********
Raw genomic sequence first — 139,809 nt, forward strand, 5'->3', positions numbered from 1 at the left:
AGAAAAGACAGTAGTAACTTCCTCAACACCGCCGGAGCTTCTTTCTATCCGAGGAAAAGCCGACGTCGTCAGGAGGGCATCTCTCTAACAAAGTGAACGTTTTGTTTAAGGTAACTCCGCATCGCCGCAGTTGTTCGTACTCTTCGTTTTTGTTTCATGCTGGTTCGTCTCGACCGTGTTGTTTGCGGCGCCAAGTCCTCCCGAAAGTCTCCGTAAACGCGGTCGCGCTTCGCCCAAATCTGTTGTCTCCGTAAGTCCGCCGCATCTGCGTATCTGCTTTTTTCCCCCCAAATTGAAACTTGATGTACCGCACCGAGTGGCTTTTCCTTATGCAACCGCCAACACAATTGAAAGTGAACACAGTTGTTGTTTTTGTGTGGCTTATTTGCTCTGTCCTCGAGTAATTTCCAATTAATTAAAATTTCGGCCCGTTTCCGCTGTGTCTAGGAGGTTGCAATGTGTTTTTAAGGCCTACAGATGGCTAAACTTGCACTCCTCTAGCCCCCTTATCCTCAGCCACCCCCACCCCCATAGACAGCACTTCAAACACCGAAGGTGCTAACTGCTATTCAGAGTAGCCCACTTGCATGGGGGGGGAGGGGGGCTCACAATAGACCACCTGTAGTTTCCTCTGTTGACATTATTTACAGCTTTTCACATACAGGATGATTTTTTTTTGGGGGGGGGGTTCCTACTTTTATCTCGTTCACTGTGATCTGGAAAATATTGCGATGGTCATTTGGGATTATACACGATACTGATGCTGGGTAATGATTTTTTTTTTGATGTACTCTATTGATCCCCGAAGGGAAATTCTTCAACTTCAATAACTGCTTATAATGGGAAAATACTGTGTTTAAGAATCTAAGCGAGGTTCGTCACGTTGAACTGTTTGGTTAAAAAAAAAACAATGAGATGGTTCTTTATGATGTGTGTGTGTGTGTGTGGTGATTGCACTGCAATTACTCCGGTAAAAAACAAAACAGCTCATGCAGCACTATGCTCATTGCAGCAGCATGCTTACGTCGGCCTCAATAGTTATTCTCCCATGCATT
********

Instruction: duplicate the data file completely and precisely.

Raw genomic sequence first — 139,809 nt, forward strand, 5'->3', positions numbered from 1 at the left:
AGAAAAGACAGTAGTAACTTCCTCAACACCGCCGGAGCTTCTTTCTATCCGAGGAAAAGCCGACGTCGTCAGGAGGGCATCTCTCTAACAAAGTGAACGTTTTGTTTAAGGTAACTCCGCATCGCCGCAGTTGTTCGTACTCTTCGTTTTTGTTTCATGCTGGTTCGTCTCGACCGTGTTGTTTGCGGCGCCAAGTCCTCCCGAAAGTCTCCGTAAACGCGGTCGCGCTTCGCCCAAATCTGTTGTCTCCGTAAGTCCGCCGCATCTGCGTATCTGCTTTTTTCCCCCCAAATTGAAACTTGATGTACCGCACCGAGTGGCTTTTCCTTATGCAACCGCCAACACAATTGAAAGTGAACACAGTTGTTGTTTTTGTGTGGCTTATTTGCTCTGTCCTCGAGTAATTTCCAATTAATTAAAATTTCGGCCCGTTTCCGCTGTGTCTAGGAGGTTGCAATGTGTTTTTAAGGCCTACAGATGGCTAAACTTGCACTCCTCTAGCCCCCTTATCCTCAGCCACCCCCACCCCCATAGACAGCACTTCAAACACCGAAGGTGCTAACTGCTATTCAGAGTAGCCCACTTGCATGGGGGGGGAGGGGGGCTCACAATAGACCACCTGTAGTTTCCTCTGTTGACATTATTTACAGCTTTTCACATACAGGATGATTTTTTTTTGGGGGGGGGGTTCCTACTTTTATCTCGTTCACTGTGATCTGGAAAATATTGCGATGGTCATTTGGGATTATACACGATACTGATGCTGGGTAATGATTTTTTTTTTGATGTACTCTATTGATCCCCGAAGGGAAATTCTTCAACTTCAATAACTGCTTATAATGGGAAAATACTGTGTTTAAGAATCTAAGCGAGGTTCGTCACGTTGAACTGTTTGGTTAAAAAAAAAACAATGAGATGGTTCTTTATGATGTGTGTGTGTGTGTGTGGTGATTGCACTGCAATTACTCCGGTAAAAAACAAAACAGCTCATGCAGCACTATGCTCATTGCAGCAGCATGCTTACGTCGGCCTCAATAGTTATTCTCCCATGCATT